Originally scheduled for
Should you ever be inclined to visit the town of Boron,
California, it is likely that you will be traveling on state Route
58. Interestingly, this is one of very few highways which are
labeled as a "Blue Star Memorial Highway." It is also a highly which
contains one of the greatest number of informal, unauthorized
For reasons known only to the designers of this road, at one
point on the way to Boron the road, which has been running along the
south side of a set of railroad tracks, crosses over to the north
side. It is light, smooth jog. It comes after several miles of laser
straight roadway on either side. It is likely the most deadly
railroad crossing in the world. No sign announces this; but it's
easy to tell from the number of roadside crosses on either side of
the road. The state of California frowns upon the practice and
regularly collects these and removes them. But the accidents keep
happening, and the crosses keep arriving. They are usually adorned
with fresh flowers in the name of someone — of someone his mother
These crosses are evidence of the human instinct — we want
something tangible to remember our loved ones.
We want to remember those we love. It is love that is the driving
force of the memory.
We want to honor those we love; we want to say to the world this was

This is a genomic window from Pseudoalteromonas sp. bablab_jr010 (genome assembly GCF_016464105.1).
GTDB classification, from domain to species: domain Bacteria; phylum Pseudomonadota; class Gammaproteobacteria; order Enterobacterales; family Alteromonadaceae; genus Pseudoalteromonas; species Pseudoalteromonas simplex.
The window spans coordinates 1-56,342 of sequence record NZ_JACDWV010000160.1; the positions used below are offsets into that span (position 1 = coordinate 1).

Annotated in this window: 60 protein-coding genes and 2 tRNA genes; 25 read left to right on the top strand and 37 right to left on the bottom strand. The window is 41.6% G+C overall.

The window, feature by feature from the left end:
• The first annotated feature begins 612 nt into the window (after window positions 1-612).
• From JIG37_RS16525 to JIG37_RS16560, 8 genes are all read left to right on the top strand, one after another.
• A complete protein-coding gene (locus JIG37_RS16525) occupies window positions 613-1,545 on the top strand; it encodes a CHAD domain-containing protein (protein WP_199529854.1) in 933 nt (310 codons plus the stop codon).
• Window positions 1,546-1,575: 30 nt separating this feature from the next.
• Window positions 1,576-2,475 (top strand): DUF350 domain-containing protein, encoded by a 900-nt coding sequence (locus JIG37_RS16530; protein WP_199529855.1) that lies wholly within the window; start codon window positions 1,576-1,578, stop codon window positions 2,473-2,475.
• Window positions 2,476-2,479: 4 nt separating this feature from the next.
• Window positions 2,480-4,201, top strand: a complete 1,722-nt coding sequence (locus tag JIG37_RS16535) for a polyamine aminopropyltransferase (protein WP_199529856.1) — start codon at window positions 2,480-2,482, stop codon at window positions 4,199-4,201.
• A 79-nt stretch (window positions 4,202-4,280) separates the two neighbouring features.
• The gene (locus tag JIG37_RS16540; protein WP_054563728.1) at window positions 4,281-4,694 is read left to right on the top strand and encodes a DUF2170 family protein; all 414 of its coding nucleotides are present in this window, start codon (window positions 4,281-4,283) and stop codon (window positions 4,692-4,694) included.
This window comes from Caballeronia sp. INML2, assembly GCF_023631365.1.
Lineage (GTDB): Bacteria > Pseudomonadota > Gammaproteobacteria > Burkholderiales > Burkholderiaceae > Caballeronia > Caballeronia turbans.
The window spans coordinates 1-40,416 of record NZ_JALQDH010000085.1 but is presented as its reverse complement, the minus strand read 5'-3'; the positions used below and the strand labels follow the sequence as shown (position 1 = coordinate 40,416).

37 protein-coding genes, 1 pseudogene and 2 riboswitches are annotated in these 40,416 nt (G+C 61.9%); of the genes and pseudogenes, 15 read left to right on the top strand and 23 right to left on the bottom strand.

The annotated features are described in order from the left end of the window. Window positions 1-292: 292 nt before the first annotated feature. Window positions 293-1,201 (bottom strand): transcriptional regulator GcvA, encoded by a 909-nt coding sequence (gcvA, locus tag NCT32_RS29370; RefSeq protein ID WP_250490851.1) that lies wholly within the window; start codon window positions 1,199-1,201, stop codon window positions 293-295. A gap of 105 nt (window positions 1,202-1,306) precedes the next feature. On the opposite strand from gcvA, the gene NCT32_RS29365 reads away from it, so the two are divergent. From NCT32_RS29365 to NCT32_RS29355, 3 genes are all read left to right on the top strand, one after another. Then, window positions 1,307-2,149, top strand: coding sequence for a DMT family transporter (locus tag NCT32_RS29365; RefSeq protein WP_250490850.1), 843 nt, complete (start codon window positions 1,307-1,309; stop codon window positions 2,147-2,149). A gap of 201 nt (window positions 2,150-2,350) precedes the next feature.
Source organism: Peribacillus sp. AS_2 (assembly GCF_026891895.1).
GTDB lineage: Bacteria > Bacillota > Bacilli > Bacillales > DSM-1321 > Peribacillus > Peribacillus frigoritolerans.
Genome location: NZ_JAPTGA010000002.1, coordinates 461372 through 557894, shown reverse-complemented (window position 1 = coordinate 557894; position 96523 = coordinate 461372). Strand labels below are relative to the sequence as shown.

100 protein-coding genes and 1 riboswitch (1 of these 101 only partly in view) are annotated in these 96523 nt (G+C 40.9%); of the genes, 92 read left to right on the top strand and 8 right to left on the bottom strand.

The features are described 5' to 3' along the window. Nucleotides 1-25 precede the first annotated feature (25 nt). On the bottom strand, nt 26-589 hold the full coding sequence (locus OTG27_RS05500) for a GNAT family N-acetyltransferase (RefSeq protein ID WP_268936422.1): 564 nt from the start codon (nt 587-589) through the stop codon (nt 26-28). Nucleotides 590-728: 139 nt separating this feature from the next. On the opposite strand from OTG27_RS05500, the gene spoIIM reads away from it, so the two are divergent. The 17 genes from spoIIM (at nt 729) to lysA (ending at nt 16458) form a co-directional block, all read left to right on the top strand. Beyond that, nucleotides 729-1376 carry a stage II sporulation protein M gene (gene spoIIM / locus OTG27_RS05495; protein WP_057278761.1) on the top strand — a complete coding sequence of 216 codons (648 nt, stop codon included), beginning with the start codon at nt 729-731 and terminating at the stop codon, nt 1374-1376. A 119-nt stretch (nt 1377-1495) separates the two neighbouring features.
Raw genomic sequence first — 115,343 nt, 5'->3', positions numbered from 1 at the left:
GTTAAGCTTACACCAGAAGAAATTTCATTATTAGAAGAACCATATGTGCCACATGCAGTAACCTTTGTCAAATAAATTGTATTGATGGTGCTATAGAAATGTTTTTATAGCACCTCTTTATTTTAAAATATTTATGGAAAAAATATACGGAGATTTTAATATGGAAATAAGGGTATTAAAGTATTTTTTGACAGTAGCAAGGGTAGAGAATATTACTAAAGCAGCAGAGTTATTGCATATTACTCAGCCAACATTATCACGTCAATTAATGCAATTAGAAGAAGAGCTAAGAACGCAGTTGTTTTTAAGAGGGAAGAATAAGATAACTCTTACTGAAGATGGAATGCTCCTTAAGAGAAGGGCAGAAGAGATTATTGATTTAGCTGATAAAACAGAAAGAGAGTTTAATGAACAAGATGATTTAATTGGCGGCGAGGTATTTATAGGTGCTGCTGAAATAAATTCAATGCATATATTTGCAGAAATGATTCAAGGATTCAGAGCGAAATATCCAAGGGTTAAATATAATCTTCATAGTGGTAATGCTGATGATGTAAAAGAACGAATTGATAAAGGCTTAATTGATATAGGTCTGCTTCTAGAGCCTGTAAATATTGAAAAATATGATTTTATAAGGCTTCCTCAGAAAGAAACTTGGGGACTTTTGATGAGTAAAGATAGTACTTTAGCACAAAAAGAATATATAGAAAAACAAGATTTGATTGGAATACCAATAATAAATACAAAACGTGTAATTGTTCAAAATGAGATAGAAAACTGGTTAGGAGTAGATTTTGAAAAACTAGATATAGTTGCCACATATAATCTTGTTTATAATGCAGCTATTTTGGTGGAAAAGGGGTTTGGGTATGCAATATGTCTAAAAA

a good person.
We want to grieve over their deaths, and have it be seen by the
Communion is a similar sort of tangible memory. It is not
sufficient to the human being that memory should be in the mind
alone; we need something to touch and feel.
We remember the one that we love, who first loved us. Love is the
driving force of communion.
We honor him, and we honor the sacrifice he made for us.
We grieve over his death, for it is our sinfulness that made it
necessary. He went to the cross because of us.
The roadside crosses are made of wood and flowers; communion
seems to be but bread and wine. But in both instances we know:
there's a difference between what a thing is made of, and what it
is. In the bread and wine receive the body and blood of Jesus
Christ. We are travelers, just passing through this world – and
along the side of the road of life there is this memorial to the one
who first loved us.